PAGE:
'Now he is in power, Blair is not able to speak from the heart, but he still finds a way to relate. Even though he is now more separate from the concerns of the people, he is a more effective public speaker than William Hague, who is not remotely telegenic and has a voice which some find incredibly irritating. To become great, Blair needs to focus on the points the general public agree on. He must avoid the temptation to be too grand - only Churchill could get away with that. The cares of office have taken their toll on him but he can still speak well in public despite not being as good as he was five years ago.'
The Aziz Corporation
'Love her or hate her, Baroness Thatcher is still a class act. Fun has been poked at her high-fee appearances on the US speaking circuit, but she wouldn't be doing it if she wasn't hitting the mark. She is a classic example of how those with average speaking skills can hone them so they really excel. We tend to show clients the before and after tape of the then Mrs Thatcher. Her acceptance speech on winning the Tory leadership in 1975 was wooden, delivered in a monotonous whine, but there was no trace of that at her performance at the Lord Mayor's banquet a few years later. She had lowered her voice and measured her delivery, and used an extensive cricketing metaphor to gain the support of the middle-class English audience she was addressing.'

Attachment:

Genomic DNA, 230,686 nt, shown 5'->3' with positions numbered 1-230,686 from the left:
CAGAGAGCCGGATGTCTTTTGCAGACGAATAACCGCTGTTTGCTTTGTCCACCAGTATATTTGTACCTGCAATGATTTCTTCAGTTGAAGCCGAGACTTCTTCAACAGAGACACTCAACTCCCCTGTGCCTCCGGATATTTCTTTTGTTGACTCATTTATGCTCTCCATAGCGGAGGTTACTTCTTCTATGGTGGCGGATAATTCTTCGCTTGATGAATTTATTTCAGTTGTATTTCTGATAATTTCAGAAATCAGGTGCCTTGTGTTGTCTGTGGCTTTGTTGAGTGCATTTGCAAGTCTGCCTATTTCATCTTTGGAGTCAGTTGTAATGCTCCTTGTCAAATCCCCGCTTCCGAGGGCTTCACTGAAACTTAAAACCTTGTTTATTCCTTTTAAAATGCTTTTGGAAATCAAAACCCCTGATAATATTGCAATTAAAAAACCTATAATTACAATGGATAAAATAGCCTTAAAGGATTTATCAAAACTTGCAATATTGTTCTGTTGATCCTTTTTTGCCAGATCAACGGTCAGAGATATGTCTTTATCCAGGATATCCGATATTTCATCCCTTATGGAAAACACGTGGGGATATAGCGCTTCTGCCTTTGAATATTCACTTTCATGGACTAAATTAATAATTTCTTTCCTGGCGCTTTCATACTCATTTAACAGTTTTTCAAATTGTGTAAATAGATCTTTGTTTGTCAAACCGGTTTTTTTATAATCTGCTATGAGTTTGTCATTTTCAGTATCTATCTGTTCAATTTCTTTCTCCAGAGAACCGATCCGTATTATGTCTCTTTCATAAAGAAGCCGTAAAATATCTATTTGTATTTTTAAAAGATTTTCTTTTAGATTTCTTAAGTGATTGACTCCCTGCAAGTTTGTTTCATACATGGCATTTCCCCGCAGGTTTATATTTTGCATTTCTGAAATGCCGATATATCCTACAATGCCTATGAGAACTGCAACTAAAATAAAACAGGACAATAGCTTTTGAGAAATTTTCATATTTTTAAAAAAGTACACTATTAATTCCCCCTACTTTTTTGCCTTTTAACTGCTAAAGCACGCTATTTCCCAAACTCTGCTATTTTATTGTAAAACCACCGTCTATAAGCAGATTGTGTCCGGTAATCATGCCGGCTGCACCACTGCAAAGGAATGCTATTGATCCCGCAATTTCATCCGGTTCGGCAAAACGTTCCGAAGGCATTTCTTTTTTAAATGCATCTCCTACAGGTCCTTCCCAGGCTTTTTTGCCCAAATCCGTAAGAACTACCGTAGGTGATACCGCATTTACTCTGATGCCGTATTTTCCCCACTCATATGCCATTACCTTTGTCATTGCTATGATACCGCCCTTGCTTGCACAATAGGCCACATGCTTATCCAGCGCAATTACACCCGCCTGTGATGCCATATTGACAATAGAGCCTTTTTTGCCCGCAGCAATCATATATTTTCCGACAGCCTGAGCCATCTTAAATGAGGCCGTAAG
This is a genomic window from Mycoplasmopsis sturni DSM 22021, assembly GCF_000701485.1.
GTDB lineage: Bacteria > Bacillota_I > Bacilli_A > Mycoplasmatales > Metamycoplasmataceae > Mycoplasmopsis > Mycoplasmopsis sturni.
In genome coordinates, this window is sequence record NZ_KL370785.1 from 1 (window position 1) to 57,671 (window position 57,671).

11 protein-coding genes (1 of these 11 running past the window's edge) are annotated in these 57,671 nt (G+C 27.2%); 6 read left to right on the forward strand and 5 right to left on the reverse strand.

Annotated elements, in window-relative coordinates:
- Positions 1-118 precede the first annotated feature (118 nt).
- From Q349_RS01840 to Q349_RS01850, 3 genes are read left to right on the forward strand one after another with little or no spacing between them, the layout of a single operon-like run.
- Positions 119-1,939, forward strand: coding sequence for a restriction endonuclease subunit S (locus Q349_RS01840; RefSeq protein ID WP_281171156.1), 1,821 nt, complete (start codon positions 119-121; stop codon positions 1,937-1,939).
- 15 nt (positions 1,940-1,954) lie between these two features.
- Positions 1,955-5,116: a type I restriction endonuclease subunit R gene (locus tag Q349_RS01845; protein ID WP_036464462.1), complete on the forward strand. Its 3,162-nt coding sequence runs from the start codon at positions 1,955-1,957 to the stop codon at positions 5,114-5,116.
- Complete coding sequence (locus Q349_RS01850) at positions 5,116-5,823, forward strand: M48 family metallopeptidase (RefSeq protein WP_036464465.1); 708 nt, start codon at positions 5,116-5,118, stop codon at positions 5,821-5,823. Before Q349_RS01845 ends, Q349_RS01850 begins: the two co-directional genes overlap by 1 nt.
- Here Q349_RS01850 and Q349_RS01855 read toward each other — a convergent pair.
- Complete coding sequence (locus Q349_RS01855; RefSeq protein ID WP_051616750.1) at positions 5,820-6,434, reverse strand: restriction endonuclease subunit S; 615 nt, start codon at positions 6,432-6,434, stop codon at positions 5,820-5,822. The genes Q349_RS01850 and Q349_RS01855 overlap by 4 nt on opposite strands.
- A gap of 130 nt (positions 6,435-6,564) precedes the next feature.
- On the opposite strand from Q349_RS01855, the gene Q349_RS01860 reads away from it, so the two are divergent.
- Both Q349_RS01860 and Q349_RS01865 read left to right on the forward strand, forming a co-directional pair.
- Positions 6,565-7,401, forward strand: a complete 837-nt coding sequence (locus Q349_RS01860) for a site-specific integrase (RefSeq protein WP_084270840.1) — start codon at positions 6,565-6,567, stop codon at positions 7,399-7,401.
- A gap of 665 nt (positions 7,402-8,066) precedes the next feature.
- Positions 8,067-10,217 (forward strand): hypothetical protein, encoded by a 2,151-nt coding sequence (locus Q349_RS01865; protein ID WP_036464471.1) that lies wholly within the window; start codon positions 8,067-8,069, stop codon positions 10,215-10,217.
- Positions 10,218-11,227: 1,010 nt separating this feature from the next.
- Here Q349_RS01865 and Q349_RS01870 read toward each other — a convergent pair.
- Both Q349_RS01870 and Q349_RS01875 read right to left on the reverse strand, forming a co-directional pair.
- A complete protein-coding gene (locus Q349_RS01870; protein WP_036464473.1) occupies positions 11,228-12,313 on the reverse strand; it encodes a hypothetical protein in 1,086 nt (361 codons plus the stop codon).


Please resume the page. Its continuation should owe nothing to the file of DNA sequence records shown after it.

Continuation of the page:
'The best I have seen in corporate life is John Makinson, the finance director of Pearson, who gave one of the most amusing and controversial addresses at the annual Investor Relations Society dinner a couple of years back. The audience was made up of pretty cynical investors and sell-side analysts, and financial and IR types, who perhaps take themselves fairly seriously. We got a hilarious dissection of the absurdities of the profession. Having knocked us down, he concluded by saying he couldn't have done his job at Pearson without the insights he had picked up in a decade in investor relations. The house was his. The key asset he had was credibility with his audience. Having been successful in IR and run the finances of a major company, he gave a speech which implied this was all a wonderful accident. You can't beat that sort of self-effacement.'
'There are no Churchills today, but the person I think comes closest is Nelson Mandela. He tells a good story with charisma, a sense of humour and humility. He explains things well and is so descriptive that he keeps your attention. His humility helps a great deal because we can naturally connect with that. If he communicates what you are thinking, it feels like you are thinking it, so you don't get bored. He steers clear of the voice-raising and whispering of classical oratory but you don't need that to be a good public speaker. You need energy, but ranting and raving is often counter-productive. Getting the pauses right and the emphasis right is vital and in that respect Mandela comes into his own.'